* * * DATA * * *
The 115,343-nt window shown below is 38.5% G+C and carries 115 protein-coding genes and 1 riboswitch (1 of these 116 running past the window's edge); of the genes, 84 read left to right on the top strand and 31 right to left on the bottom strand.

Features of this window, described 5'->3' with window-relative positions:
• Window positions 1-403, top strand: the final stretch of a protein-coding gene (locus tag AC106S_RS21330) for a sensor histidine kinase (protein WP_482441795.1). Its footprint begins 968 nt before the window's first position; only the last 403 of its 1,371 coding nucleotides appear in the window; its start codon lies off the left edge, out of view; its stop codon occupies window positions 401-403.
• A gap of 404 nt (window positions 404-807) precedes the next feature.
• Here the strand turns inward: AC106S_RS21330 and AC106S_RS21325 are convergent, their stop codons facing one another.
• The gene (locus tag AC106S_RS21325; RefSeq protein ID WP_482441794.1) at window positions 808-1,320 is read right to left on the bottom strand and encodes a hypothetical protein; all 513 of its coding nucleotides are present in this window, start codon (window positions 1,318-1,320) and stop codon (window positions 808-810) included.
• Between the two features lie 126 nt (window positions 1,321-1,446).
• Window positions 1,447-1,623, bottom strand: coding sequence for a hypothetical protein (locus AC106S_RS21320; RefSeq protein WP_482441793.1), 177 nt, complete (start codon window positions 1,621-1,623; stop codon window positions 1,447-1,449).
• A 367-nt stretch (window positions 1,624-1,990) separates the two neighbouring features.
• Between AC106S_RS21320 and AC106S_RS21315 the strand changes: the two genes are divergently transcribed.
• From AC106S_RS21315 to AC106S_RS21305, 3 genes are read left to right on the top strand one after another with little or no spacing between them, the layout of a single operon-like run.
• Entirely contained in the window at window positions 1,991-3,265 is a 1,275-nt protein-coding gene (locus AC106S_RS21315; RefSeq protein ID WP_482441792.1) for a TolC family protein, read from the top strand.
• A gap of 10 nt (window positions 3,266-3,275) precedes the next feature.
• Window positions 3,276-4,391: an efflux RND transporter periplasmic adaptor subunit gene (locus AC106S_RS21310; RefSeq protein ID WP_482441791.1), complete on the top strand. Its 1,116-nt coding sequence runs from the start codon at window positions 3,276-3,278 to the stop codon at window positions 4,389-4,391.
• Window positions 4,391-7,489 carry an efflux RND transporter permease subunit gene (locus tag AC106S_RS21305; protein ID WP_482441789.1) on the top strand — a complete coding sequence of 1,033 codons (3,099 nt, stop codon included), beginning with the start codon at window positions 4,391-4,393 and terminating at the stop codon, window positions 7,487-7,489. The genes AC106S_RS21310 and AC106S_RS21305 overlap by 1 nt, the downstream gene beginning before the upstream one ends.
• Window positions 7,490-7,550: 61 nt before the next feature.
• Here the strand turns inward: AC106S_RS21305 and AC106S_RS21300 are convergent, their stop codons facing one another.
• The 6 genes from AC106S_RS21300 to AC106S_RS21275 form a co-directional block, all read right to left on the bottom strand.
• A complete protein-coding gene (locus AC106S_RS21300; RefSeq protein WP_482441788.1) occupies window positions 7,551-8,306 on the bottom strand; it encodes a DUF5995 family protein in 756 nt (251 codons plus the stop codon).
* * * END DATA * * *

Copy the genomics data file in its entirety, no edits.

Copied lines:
The 115,343-nt window shown below is 38.5% G+C and carries 115 protein-coding genes and 1 riboswitch (1 of these 116 running past the window's edge); of the genes, 84 read left to right on the top strand and 31 right to left on the bottom strand.

Features of this window, described 5'->3' with window-relative positions:
• Window positions 1-403, top strand: the final stretch of a protein-coding gene (locus tag AC106S_RS21330) for a sensor histidine kinase (protein WP_482441795.1). Its footprint begins 968 nt before the window's first position; only the last 403 of its 1,371 coding nucleotides appear in the window; its start codon lies off the left edge, out of view; its stop codon occupies window positions 401-403.
• A gap of 404 nt (window positions 404-807) precedes the next feature.
• Here the strand turns inward: AC106S_RS21330 and AC106S_RS21325 are convergent, their stop codons facing one another.
• The gene (locus tag AC106S_RS21325; RefSeq protein ID WP_482441794.1) at window positions 808-1,320 is read right to left on the bottom strand and encodes a hypothetical protein; all 513 of its coding nucleotides are present in this window, start codon (window positions 1,318-1,320) and stop codon (window positions 808-810) included.
• Between the two features lie 126 nt (window positions 1,321-1,446).
• Window positions 1,447-1,623, bottom strand: coding sequence for a hypothetical protein (locus AC106S_RS21320; RefSeq protein WP_482441793.1), 177 nt, complete (start codon window positions 1,621-1,623; stop codon window positions 1,447-1,449).
• A 367-nt stretch (window positions 1,624-1,990) separates the two neighbouring features.
• Between AC106S_RS21320 and AC106S_RS21315 the strand changes: the two genes are divergently transcribed.
• From AC106S_RS21315 to AC106S_RS21305, 3 genes are read left to right on the top strand one after another with little or no spacing between them, the layout of a single operon-like run.
• Entirely contained in the window at window positions 1,991-3,265 is a 1,275-nt protein-coding gene (locus AC106S_RS21315; RefSeq protein ID WP_482441792.1) for a TolC family protein, read from the top strand.
• A gap of 10 nt (window positions 3,266-3,275) precedes the next feature.
• Window positions 3,276-4,391: an efflux RND transporter periplasmic adaptor subunit gene (locus AC106S_RS21310; RefSeq protein ID WP_482441791.1), complete on the top strand. Its 1,116-nt coding sequence runs from the start codon at window positions 3,276-3,278 to the stop codon at window positions 4,389-4,391.
• Window positions 4,391-7,489 carry an efflux RND transporter permease subunit gene (locus tag AC106S_RS21305; protein ID WP_482441789.1) on the top strand — a complete coding sequence of 1,033 codons (3,099 nt, stop codon included), beginning with the start codon at window positions 4,391-4,393 and terminating at the stop codon, window positions 7,487-7,489. The genes AC106S_RS21310 and AC106S_RS21305 overlap by 1 nt, the downstream gene beginning before the upstream one ends.
• Window positions 7,490-7,550: 61 nt before the next feature.
• Here the strand turns inward: AC106S_RS21305 and AC106S_RS21300 are convergent, their stop codons facing one another.
• The 6 genes from AC106S_RS21300 to AC106S_RS21275 form a co-directional block, all read right to left on the bottom strand.
• A complete protein-coding gene (locus AC106S_RS21300; RefSeq protein WP_482441788.1) occupies window positions 7,551-8,306 on the bottom strand; it encodes a DUF5995 family protein in 756 nt (251 codons plus the stop codon).